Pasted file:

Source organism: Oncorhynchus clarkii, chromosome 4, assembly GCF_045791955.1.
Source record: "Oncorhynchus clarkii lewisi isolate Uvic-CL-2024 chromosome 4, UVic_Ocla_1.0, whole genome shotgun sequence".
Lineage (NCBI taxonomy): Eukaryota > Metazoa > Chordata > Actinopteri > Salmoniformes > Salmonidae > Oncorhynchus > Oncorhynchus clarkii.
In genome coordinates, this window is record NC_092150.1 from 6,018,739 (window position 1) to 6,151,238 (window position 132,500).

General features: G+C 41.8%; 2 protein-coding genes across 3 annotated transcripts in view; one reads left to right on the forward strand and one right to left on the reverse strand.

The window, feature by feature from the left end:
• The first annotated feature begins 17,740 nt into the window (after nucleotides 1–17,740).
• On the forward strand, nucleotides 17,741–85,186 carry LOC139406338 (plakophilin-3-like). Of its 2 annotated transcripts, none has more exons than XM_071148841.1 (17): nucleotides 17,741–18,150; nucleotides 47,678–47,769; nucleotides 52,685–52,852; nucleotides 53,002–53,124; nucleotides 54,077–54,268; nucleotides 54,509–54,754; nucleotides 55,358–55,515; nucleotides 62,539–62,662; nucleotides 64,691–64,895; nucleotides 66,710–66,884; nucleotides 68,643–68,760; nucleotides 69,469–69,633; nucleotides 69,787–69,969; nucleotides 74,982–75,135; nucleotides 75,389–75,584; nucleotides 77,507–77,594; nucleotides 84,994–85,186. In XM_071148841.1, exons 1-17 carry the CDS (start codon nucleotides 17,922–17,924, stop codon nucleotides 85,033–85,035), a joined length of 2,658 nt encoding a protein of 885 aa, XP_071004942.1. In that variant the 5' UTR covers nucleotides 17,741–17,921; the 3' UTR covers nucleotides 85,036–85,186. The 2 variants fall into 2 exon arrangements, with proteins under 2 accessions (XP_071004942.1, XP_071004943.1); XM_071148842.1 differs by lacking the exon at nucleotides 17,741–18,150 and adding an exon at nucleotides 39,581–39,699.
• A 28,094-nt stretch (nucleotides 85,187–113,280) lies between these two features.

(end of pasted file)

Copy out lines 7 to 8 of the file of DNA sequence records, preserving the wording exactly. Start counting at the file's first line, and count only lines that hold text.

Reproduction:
• The first annotated feature begins 17,740 nt into the window (after nucleotides 1–17,740).
• On the forward strand, nucleotides 17,741–85,186 carry LOC139406338 (plakophilin-3-like). Of its 2 annotated transcripts, none has more exons than XM_071148841.1 (17): nucleotides 17,741–18,150; nucleotides 47,678–47,769; nucleotides 52,685–52,852; nucleotides 53,002–53,124; nucleotides 54,077–54,268; nucleotides 54,509–54,754; nucleotides 55,358–55,515; nucleotides 62,539–62,662; nucleotides 64,691–64,895; nucleotides 66,710–66,884; nucleotides 68,643–68,760; nucleotides 69,469–69,633; nucleotides 69,787–69,969; nucleotides 74,982–75,135; nucleotides 75,389–75,584; nucleotides 77,507–77,594; nucleotides 84,994–85,186. In XM_071148841.1, exons 1-17 carry the CDS (start codon nucleotides 17,922–17,924, stop codon nucleotides 85,033–85,035), a joined length of 2,658 nt encoding a protein of 885 aa, XP_071004942.1. In that variant the 5' UTR covers nucleotides 17,741–17,921; the 3' UTR covers nucleotides 85,036–85,186. The 2 variants fall into 2 exon arrangements, with proteins under 2 accessions (XP_071004942.1, XP_071004943.1); XM_071148842.1 differs by lacking the exon at nucleotides 17,741–18,150 and adding an exon at nucleotides 39,581–39,699.